Gilles Deleuze and Felix Guattari, A Thousand Plateaus: Capitalism and Schizophrenia, trans. Brian Massumi (Minneapolis: University of Minnesota Press, 2005), 29-30
These neurological explanations are of obvious interest to contemporary sociology, but it is actually an old spat Tarde had with the more famous forefather of sociology, Durkheim, that helps us to understand social media contagion. This argument can be simplified by considering two opposing terms. On one hand, Durkheim’s concept of society emerged from the dynamic densities of the collective. Society was in effect the emergence of a collective consciousness. This idea is reflected in more recent emergence theories of collective intelligence and the wisdom of crowds. These are societies of cognitive excess that are supposed to distinguish between social norms and anomalies. The idea that the media could emerge as a global brain was very popular in the 1960s as were similar notions of smart mobs and other variants on collective intelligence during the early days of the Internet.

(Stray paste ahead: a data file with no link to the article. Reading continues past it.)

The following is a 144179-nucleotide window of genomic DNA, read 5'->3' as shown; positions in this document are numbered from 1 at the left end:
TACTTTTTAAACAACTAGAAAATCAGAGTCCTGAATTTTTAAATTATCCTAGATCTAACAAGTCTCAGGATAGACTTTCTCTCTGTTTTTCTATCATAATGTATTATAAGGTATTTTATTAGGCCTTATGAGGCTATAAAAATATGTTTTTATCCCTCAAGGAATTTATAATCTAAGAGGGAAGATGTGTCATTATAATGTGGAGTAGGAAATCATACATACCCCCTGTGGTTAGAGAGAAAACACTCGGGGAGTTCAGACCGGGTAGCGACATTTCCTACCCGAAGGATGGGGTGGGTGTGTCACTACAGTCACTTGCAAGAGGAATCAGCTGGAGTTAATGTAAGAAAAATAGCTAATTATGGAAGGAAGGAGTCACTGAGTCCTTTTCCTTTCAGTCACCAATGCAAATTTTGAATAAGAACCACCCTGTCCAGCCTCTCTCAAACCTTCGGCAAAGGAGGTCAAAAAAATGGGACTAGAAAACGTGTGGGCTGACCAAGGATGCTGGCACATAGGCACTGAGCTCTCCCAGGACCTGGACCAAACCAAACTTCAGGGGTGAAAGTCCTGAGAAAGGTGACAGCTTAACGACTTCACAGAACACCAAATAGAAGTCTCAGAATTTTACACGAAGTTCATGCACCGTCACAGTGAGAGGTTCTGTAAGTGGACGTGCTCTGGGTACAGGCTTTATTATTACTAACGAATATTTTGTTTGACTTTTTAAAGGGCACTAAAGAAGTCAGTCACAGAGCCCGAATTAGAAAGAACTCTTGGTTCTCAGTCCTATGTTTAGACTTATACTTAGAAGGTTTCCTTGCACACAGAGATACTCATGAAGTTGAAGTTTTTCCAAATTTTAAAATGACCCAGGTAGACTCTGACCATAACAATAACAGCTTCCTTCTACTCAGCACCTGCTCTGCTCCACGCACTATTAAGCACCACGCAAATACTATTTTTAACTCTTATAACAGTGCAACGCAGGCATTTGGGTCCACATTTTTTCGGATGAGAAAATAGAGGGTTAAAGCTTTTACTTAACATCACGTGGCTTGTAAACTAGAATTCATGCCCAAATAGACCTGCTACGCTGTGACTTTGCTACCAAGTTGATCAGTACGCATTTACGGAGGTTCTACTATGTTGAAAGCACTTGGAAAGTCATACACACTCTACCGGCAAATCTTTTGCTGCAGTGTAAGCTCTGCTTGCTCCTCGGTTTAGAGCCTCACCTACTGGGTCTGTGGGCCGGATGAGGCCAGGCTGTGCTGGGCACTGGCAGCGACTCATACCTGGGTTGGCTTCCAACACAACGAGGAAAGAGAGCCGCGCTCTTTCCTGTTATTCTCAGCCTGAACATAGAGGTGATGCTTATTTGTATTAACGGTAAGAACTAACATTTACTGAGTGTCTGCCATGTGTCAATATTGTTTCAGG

On the other hand, for Tarde society does not emerge since the society of imitation is already made up of unconscious (or nonconscious) associations. Individuals do not become sleepwalkers. On the contrary, these imitating subjects are socially positioned between illusory conscious states and nonconscious relations. Their seemingly separate sense of individuality is always etched with the contagions of others and primed for suggestibility.
It is perhaps not surprising that Tarde’s revival coincided with the social media age. Back in the mid-2000s, the French sociologist, Bruno Latour, declared that the Internet was well and truly Tardean! Indeed, the role of social media is to stir up the imitative associations of the sleepwalkers and make them go viral. These platforms are designed to bring together artificial crowds, nurture and steer them toward social contagion. The social media business model prefigures the big data model. Certainly, without the spreading of likes, posts and shares, there will be no data traces to monetize. The real value of social media is in the pass-on-power that produces data. Even at our most reasoned and rational, once we are part of these viral networks, we might imitate this or that act and eventually pass on something that is suggested to us.
Tony Sampson’s new book is published by Polity